There are many ways to find a stock valuation but today we discuss the 4 best financial ratios that can be used to find the best-estimated value of a stock. These 4 financial ratios are:
- Price to Book Ratio (P/B)
- Price-to-Earnings (P/E) ratio
- Price-to-Earnings growth (PEG) ratio
- Dividend Yield
1. Price to Book Ratio:
- P/B ratio compares a company’s Market Capitalisation or Market Value to its book value. Now you must be wondering, we know Market Capitalisation or Market value but what is Book Value? So it’s basically the total assets that a company have, you can consider it as:
Book Value = Total Assets – Total Liabilities
- This can always be found on the company’s balance sheets.
- In simple terms, you can say that if a company sells/liquidates all its assets and pays off all its debt, the value remaining would be the company’s value.
- Taking an example the book value of a steel company would be its Machinery, its equipment, its land, buildings that can be sold.
- this also includes stock holdings and bonds that the company possesses.
- Industrial companies tend to have a book value more on their physical assets. For FInance firms, this can fluctuate as per stocks.
- What can be called a better P/B? Any value under 1.0 is considered a good P/B value, this indicates a potentially undervalued stock.
- However, most of the value investors consider stocks with a P/B value under 3.0.
2. Price-to-Earnings (P/E) ratio:
- P/E is the ratio of a company’s share price to the company’s earnings per share.
- This is said to be one of the most important ratios and shall be looked carefully before finding a stock valuation.
- A stock can go up in its value without good earnings but only the P/E ratio can help you determine whether it can sustain its high position or not.
- As we have earnings in the denominators part, without the earnings as the backup the stock will eventually fall back down.
- P/E Ratio in layman’s language can be said as how much time a stock will take to pay back your investment if there is no change in the business.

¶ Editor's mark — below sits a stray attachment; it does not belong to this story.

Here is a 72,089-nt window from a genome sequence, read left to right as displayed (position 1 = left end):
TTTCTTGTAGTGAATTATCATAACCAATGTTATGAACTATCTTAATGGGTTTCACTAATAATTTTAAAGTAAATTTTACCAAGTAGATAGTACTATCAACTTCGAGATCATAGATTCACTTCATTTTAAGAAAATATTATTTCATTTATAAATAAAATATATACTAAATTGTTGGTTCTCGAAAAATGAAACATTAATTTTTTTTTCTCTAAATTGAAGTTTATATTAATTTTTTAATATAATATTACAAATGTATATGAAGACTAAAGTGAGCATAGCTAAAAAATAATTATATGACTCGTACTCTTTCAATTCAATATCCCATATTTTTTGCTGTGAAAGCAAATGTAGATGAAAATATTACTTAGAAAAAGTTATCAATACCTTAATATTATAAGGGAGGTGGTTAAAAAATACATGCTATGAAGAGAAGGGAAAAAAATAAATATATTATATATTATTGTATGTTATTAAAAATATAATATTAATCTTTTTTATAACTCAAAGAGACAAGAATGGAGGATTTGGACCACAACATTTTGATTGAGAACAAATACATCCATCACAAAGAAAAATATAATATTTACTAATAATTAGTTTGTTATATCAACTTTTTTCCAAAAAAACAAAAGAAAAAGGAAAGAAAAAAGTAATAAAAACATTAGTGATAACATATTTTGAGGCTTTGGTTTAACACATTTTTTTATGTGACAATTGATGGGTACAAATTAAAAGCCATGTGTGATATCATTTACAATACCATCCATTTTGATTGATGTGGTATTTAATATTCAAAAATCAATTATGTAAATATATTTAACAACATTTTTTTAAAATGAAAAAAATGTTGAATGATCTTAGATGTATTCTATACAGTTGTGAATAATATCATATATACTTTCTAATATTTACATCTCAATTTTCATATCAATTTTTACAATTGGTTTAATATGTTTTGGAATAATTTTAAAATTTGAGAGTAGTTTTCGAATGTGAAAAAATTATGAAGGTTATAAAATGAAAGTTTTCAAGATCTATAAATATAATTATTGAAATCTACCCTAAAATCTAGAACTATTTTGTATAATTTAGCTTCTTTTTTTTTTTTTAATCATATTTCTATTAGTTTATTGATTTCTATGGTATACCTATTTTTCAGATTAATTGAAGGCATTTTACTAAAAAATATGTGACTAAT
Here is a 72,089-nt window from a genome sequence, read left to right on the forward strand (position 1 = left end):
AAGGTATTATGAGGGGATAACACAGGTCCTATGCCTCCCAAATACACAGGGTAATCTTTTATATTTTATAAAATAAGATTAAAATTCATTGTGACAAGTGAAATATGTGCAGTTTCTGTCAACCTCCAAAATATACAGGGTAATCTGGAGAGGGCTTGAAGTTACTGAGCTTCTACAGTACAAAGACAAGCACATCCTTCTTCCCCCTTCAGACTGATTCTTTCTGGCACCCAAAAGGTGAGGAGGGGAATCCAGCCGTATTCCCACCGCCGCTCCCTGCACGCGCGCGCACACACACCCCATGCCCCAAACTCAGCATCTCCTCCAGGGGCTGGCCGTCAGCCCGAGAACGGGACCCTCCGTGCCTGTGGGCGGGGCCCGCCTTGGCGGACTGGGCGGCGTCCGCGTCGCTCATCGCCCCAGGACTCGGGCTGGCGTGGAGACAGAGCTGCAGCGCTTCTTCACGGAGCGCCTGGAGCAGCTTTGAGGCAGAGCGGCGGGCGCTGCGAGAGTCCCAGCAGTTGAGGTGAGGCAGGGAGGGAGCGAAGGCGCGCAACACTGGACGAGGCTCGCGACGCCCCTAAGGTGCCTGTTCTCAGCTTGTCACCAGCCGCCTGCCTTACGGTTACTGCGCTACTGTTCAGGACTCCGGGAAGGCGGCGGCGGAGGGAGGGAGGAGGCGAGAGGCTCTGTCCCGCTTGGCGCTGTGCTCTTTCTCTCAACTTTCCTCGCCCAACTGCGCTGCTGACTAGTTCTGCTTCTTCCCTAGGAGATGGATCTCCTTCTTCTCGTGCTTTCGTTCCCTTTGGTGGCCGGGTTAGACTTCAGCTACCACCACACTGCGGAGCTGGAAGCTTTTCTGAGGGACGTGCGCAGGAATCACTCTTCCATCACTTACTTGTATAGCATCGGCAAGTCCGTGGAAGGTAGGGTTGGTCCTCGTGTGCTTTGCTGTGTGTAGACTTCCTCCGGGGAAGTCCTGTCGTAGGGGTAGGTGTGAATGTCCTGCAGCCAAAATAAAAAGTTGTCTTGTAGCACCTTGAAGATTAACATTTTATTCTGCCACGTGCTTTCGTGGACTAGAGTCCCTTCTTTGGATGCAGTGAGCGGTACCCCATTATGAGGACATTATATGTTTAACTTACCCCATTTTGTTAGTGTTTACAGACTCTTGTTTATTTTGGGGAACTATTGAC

- A stock trading at Rs. 30 per share with earnings of Rs. 3 per share has a P/E ratio of 10, which is sometimes seen as meaning that you’ll make your money back in 10 years if nothing changes in this specific business.
- Is a high P/E better than low P/E? First of all P/E should always be considered specifically for sectors and within then the stocks that come from those sectors,
- eg you should only compare the P/E ratios of FMCG stocks like ITC and HUL and not with other sector companies like Tata Motors or TCS.
- Now talking about a high P/E this could mean that a stock’s price is high relative to its earnings and can be said as an overvalued stock, conversely, a low P/E ratio says that the current price is low relative to earnings.
- A high P/E could mean that a stock’s price is high relative to earnings and possibly overvalued.
- Conversely, a low P/E might indicate that the current stock price is low relative to earnings and be said as a value stock or undervalued stock.
3. Price-to-Earnings growth (PEG) ratio:
- Sometimes it is seen that the P/E ratio alone is not enough in that case investors use the Price to Earnings Growth ratio.
- This ratio helps you to know the historical growth rate of the company’s earnings and thereby gives you an estimate about how much time you will take to make money in this stock.
- The formula is the P/E ratio divided by the Y-O-Y growth rate of its earnings.
- Is a lower PEG ratio better than a higher one? The lower value will always be better as you get a better deal from the stock’s future estimated earnings.
4. Dividend Yields:
- Last but not the least the Dividend Yields or Dividend Yield ratio is nothing but a financial ratio.
- that shows how much a company pays out in dividends each year relative to its stock price.
- Extra profits in terms of dividends are always liked by investors, also dividends help your investments grow when the stock valuation is not appreciated.
- Consider this simple example know how powerful dividends can be: Suppose an investor (Mr. X) would have invested in 1 share of TCS on 1st April 2010 and he holds it till April 2020.
- Share Price as on 1st April 2010: Rs.403.88/share.
- No of shares bought: 1 nos.
- Amount invested: Rs. 403.88
- No. of shares held in 2019: 2 nos (1:1 bonus share)[Note: Bonus shares 1:1 was also issued to all shareholders in 2018]
- Price of TCS as on 27th March 2020: Rs. 1789.10
- No of Share held – 2
- Price on 27th March 2020: Rs. 3578.2 (1789.10 * 2)
- Capital Gains – Rs. 3174.32 (3578.2 – 403.88)
- Total dividend income till April 2020: Rs. 496.5
- Total Gains – Rs. 3670.82 (Rs. 3174.32 + Rs. 496.5)
- A simple thing to understand is the dividend yields can be so powerful that they can pay for the whole stock price that you had paid for the stocks.
- We can clearly see here how the dividend income paid the stocks prices of a stock in 2010 and helped Mr. X to generate a good income.
- Dividend Yields are is one of the most important factors before evaluating the stock valuation
Summary: These 4 ratios, when taken individually will not be effective but when an investor combines these methods or valuation it can give him a far better view of the stock’s worth.